Yemen opposition in talks with VP over transition

Yemen's political opposition held talks with the country's acting leader Monday in a bid to defuse months...

A Yemeni anti-government protester holds signs that read in English and Arabic "Go Out" and "Leave" during a demonstration calling for the ouster of President Ali Abdullah Saleh in Sanaa on 30 May 2011. AFP

Yemen's political opposition held talks with the country's acting leader Monday in a bid to defuse months of violent political deadlock over the future of veteran leader President Ali Abdullah Saleh.

Saleh, forced to seek medical treatment in Saudi Arabia for wounds suffered in an attack on his palace earlier this month, has refused to leave office despite nearly six months of street protests and many diplomatic attempts to remove him.

The ensuing political paralysis and long-standing conflicts with Islamist insurgents, separatists and rebel tribesmen have fanned Western and regional fears of Yemen collapsing into chaos and giving al Qaeda a stronghold alongside oil shipping routes.

A member of a group of opposition parties calling on Saleh to formally step down, who declined to be identified, said the meeting aimed to resurrect a plan by Yemen's oil-rich Gulf neighbours to ease the president out.

"It's to discuss a means to carry out the Gulf initiative and transfer power to the vice president," he said before talks began. A member of that coalition Sunday said vice president Abd-Rabbu Mansour Hadi was refusing to meet with them.

Saleh on three previous occasions backed out of that plan at the last minute. It envisioned him leaving office inside a month, with a guarantee of immunity from prosecution.

Fierce street battles between Saleh's security forces and those of General Ali al-Mohsen al-Ahmar, who abandoned the president in March, engulfed the capital when the most recent bid for an agreed political transition collapsed last month.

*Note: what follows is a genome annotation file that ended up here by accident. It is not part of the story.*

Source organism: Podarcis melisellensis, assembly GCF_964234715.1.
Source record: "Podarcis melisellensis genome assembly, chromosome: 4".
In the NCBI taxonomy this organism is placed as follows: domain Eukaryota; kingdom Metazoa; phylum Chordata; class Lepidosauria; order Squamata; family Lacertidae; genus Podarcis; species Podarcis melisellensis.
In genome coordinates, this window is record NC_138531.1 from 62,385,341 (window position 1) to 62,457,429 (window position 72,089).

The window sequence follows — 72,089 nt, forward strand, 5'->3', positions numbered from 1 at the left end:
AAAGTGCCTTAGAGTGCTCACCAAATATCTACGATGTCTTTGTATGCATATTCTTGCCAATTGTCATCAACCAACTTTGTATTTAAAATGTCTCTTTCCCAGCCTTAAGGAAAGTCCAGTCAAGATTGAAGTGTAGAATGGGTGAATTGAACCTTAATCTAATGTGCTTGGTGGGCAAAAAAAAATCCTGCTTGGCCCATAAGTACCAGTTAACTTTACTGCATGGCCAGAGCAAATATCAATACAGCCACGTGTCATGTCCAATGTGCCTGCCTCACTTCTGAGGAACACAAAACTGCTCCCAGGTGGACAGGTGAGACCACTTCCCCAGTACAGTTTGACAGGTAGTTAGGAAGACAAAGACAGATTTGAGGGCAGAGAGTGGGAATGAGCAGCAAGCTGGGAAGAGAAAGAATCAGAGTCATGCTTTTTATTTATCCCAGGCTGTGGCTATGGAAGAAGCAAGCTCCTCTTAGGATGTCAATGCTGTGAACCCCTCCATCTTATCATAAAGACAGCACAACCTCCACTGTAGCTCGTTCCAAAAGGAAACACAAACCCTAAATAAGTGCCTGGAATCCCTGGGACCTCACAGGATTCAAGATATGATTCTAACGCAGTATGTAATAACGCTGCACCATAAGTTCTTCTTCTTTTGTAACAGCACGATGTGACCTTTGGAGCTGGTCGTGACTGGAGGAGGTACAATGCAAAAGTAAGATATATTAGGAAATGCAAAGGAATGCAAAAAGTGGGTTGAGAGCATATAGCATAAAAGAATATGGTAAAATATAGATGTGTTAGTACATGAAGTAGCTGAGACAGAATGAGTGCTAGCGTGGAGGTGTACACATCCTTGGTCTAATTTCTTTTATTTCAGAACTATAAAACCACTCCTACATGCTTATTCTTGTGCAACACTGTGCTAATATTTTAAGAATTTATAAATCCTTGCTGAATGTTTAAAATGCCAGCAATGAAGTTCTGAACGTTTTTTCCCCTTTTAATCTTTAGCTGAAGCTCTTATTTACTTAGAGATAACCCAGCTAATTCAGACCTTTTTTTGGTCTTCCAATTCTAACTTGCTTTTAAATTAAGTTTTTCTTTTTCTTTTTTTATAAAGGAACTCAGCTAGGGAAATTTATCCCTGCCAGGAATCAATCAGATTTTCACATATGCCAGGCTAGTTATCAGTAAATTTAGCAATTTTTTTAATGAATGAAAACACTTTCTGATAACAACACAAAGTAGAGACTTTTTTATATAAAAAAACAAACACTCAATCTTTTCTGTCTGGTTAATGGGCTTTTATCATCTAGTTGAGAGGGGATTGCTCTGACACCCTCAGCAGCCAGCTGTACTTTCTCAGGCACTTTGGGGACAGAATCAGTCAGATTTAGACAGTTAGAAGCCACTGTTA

A cease-fire has held in Sanaa since Saleh left following the 3 June attack on his palace.

Over 200 people were killed and thousands fled during two weeks of clashes between his loyalists and the forces of tribal leader Sheikh Sadeq al-Ahmar, who also backs the protesters.

Sanaa is now dangerously short of fuel, electricity and water, and violence in a southern province whose capital Islamist gunmen seized last month has worsened.


Yemen's army killed 21 al Qaeda members in the southern province of Abyan Saturday, 18 of them in Zinjibar, the provincial capital that fell. Ten soldiers were killed in fighting there and another city, Lawdar, state media said.

At least four soldiers and several gunmen were killed in running battles in Zinjibar Sunday. An army officer was killed near the southern port city of Aden when an unidentified assailant threw a grenade at him, a security official said.

Yemen's government, itself paralysed in the broader political standoff, is struggling to provide medicine and other essentials to people who have fled Zinjibar.

At least 10,000 have taken refuge in Aden, many of them sleeping in schools. The U.N. children's agency UNICEF warned last week that the number of displaced may hit 40,000.

Opposition parties have said they will form their own transitional assembly within a week if Saleh does not cede power. It is not clear whether those parties have any significant influence over many of the protesters.

His opponents have accused him of handing over Zinjibar to Islamists to reinforce his threat that the end of his three-decade rule, as demanded by protesters, would amount to ceding the region to al Qaeda.

Saleh has not been seen in public since the palace attack, which left him with burns and shrapnel wounds. Yemen's ambassador in London said Saturday that he was recovering and in stable condition.

Saudi medical sources and Yemeni officials said Prime Minister Ali Mohammed Megawar and another cabinet member injured in the palace attack had undergone further surgery and described their condition as "serious."